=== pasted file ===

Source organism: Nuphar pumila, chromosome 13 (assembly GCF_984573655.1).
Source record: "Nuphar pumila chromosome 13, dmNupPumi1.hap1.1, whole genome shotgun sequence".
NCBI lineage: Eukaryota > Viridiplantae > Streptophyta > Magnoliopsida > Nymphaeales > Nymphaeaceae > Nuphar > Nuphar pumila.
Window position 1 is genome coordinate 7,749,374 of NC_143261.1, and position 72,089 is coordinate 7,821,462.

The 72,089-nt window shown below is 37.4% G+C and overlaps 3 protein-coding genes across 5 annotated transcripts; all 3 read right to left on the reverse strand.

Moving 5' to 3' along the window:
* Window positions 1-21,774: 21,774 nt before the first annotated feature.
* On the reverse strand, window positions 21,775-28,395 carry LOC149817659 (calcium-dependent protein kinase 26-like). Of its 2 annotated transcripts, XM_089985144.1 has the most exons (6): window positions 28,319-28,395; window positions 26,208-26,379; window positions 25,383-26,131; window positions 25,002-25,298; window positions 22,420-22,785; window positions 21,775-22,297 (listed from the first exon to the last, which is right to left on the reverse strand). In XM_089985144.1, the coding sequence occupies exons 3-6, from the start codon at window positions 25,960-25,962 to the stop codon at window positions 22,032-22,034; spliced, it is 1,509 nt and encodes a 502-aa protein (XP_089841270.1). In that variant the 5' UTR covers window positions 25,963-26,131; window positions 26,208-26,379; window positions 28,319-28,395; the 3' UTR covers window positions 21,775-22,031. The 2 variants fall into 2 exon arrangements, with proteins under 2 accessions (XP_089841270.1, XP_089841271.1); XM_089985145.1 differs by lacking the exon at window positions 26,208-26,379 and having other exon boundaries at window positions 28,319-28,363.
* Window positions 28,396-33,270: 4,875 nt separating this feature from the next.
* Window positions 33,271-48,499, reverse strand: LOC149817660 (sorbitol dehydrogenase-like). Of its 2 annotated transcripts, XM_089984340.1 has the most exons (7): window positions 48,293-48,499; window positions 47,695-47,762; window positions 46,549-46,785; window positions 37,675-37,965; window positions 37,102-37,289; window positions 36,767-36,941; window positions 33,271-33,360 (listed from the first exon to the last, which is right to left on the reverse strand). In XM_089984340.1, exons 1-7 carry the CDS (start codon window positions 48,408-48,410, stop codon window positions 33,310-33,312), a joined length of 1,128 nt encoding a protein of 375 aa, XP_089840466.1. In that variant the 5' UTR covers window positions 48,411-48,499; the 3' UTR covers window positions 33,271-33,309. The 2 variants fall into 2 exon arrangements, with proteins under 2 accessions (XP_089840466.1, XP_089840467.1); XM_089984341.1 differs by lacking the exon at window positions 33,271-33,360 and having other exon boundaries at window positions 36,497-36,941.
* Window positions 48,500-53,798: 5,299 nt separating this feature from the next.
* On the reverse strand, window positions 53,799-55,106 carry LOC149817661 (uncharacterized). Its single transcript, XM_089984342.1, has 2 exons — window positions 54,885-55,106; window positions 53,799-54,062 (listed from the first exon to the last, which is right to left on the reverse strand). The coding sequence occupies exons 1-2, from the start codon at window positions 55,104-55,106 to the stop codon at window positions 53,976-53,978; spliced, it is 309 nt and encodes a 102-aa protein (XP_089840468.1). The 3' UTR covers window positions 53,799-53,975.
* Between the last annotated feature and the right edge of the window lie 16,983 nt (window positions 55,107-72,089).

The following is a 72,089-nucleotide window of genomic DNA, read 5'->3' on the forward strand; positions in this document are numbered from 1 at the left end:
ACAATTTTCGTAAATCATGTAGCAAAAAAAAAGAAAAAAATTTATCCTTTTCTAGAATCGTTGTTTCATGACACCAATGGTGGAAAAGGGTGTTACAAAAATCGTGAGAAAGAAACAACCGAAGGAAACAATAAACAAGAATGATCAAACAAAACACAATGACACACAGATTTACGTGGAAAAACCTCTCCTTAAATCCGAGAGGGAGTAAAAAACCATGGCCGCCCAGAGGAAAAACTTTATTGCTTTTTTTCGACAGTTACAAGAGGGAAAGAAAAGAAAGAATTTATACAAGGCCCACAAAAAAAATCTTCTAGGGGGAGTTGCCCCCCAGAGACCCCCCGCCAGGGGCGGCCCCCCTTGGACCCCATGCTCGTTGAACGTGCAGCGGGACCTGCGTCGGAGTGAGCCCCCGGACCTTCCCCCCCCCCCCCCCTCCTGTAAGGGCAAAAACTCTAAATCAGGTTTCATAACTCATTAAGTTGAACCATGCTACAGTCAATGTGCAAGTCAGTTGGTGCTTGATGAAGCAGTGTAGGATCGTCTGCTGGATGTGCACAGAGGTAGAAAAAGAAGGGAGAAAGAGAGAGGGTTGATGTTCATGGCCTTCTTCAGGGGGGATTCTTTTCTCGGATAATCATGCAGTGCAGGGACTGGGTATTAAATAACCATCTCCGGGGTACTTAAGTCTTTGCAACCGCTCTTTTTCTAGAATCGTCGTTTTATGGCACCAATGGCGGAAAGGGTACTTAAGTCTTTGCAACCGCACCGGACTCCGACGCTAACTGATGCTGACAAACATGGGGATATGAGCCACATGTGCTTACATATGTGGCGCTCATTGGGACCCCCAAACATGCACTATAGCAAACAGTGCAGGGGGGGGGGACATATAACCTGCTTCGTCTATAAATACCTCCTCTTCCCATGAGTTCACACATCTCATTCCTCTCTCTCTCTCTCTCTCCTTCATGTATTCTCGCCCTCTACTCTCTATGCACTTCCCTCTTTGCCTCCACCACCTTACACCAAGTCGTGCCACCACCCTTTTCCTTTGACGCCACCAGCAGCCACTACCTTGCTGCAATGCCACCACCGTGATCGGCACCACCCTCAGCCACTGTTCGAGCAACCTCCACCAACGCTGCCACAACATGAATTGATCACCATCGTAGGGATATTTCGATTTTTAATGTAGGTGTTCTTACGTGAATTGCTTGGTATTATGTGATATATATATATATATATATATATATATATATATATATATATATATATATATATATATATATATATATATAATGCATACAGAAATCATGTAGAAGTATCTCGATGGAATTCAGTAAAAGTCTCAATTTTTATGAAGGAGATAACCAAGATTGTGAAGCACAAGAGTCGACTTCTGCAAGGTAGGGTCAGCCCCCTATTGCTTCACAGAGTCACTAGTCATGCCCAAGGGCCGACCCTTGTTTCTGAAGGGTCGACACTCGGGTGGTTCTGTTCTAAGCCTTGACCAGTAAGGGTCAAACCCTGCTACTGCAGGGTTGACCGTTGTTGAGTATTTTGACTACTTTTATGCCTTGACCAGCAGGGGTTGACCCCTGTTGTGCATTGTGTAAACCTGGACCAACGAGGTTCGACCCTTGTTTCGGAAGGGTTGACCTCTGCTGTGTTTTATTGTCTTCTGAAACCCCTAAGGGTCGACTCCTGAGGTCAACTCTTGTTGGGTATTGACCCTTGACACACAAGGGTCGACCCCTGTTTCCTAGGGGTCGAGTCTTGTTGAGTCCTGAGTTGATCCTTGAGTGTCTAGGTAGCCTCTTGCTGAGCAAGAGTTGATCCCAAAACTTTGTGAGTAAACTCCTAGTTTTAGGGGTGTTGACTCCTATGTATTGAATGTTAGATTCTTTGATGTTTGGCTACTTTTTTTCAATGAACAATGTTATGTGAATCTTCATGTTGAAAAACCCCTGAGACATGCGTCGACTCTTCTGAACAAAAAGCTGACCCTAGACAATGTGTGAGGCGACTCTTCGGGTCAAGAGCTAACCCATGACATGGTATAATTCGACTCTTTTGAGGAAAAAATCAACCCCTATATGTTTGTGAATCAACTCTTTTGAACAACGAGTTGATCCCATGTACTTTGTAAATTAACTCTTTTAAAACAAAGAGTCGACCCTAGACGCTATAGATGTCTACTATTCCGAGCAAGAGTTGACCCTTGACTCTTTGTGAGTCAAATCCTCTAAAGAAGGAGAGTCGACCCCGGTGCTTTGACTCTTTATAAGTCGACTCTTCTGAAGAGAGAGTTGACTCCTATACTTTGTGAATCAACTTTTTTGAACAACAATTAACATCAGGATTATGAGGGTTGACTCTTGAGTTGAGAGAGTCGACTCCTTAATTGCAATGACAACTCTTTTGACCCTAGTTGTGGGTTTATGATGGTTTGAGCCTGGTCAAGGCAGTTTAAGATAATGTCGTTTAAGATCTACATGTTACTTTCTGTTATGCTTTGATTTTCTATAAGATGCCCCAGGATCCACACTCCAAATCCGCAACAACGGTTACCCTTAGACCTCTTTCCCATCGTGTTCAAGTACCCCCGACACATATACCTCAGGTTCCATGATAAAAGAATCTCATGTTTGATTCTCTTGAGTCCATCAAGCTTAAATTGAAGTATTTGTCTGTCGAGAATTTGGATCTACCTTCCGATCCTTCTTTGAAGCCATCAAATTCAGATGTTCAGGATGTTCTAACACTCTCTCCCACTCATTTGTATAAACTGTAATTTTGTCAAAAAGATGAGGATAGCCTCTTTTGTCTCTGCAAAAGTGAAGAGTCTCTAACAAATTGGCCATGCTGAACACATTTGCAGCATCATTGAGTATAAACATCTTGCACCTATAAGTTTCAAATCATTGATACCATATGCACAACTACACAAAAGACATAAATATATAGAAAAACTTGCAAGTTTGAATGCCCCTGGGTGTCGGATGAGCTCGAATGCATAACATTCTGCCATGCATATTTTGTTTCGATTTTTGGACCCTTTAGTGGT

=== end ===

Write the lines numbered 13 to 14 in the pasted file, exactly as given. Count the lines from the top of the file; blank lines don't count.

* Between the last annotated feature and the right edge of the window lie 16,983 nt (window positions 55,107-72,089).

The following is a 72,089-nucleotide window of genomic DNA, read 5'->3' on the forward strand; positions in this document are numbered from 1 at the left end: